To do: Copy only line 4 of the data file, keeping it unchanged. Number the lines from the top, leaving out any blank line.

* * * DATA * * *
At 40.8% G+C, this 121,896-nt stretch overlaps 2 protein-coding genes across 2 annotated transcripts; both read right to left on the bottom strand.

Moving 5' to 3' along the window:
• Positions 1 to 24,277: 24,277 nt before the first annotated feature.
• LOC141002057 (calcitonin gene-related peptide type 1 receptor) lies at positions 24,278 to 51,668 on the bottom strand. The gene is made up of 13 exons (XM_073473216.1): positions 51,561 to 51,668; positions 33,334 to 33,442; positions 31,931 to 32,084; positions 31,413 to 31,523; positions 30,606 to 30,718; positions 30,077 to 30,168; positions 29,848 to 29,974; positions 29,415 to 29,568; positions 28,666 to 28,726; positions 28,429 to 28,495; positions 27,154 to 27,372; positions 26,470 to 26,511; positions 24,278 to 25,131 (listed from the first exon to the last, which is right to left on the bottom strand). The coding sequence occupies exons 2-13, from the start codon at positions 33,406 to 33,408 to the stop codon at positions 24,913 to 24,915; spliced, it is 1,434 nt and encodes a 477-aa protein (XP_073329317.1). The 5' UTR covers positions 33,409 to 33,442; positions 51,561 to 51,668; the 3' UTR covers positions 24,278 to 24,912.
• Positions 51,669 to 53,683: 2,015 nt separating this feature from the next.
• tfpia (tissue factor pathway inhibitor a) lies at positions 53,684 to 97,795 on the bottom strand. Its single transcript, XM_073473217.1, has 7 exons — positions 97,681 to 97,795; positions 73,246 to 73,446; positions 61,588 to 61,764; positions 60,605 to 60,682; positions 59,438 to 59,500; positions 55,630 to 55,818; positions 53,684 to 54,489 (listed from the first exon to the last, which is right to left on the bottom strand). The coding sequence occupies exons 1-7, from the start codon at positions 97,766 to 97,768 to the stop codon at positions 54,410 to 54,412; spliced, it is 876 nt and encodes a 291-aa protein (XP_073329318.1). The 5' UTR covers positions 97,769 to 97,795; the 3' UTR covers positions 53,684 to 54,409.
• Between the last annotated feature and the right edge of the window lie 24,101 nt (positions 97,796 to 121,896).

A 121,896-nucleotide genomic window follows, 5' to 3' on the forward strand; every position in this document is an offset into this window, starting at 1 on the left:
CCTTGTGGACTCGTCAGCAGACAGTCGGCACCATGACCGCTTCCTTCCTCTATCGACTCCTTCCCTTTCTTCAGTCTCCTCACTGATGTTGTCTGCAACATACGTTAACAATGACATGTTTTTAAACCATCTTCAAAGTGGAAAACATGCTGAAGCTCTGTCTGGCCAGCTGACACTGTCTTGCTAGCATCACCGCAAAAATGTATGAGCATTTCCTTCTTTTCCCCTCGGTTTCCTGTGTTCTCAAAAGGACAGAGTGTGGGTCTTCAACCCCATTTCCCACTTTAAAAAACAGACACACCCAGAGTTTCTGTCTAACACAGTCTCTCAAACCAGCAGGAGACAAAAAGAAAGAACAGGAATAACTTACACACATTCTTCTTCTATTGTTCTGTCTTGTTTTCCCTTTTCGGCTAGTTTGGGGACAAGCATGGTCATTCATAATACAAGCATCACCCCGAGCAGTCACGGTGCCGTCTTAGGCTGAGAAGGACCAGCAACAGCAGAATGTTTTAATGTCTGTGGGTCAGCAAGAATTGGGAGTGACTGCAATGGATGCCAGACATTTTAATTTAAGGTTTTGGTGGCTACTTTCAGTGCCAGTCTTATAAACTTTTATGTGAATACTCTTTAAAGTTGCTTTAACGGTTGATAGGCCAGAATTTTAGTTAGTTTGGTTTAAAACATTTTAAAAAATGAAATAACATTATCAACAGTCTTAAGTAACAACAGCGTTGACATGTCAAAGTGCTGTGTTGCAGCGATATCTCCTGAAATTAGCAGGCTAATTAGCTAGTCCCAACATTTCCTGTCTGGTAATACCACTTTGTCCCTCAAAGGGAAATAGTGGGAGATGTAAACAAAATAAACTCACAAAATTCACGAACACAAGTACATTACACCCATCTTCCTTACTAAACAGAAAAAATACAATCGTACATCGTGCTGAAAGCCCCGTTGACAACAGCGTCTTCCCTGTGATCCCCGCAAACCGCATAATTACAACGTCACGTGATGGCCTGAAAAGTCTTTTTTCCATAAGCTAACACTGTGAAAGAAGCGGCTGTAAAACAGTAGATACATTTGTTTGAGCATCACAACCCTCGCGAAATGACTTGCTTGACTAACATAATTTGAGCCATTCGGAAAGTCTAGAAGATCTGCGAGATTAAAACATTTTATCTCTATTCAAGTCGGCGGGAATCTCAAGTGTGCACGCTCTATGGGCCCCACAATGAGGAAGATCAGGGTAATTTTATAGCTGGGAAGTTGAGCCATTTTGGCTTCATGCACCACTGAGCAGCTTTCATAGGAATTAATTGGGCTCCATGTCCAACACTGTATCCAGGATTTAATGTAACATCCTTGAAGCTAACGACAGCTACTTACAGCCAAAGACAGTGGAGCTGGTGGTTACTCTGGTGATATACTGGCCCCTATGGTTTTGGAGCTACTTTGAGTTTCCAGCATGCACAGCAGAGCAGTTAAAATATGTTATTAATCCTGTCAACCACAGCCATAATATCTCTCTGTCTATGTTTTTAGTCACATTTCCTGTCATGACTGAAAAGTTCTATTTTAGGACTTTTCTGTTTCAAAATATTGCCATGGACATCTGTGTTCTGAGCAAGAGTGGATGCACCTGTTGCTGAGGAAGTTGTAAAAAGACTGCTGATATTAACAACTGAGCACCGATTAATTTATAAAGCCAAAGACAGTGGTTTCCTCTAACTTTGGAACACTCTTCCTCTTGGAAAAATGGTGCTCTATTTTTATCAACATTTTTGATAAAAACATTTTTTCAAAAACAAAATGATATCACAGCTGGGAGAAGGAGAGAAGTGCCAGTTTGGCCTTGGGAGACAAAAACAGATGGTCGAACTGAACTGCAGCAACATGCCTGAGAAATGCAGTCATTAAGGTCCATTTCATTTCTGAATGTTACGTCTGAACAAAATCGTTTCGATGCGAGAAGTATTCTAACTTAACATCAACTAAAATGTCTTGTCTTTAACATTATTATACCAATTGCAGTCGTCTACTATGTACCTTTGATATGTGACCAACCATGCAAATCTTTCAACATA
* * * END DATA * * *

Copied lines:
• LOC141002057 (calcitonin gene-related peptide type 1 receptor) lies at positions 24,278 to 51,668 on the bottom strand. The gene is made up of 13 exons (XM_073473216.1): positions 51,561 to 51,668; positions 33,334 to 33,442; positions 31,931 to 32,084; positions 31,413 to 31,523; positions 30,606 to 30,718; positions 30,077 to 30,168; positions 29,848 to 29,974; positions 29,415 to 29,568; positions 28,666 to 28,726; positions 28,429 to 28,495; positions 27,154 to 27,372; positions 26,470 to 26,511; positions 24,278 to 25,131 (listed from the first exon to the last, which is right to left on the bottom strand). The coding sequence occupies exons 2-13, from the start codon at positions 33,406 to 33,408 to the stop codon at positions 24,913 to 24,915; spliced, it is 1,434 nt and encodes a 477-aa protein (XP_073329317.1). The 5' UTR covers positions 33,409 to 33,442; positions 51,561 to 51,668; the 3' UTR covers positions 24,278 to 24,912.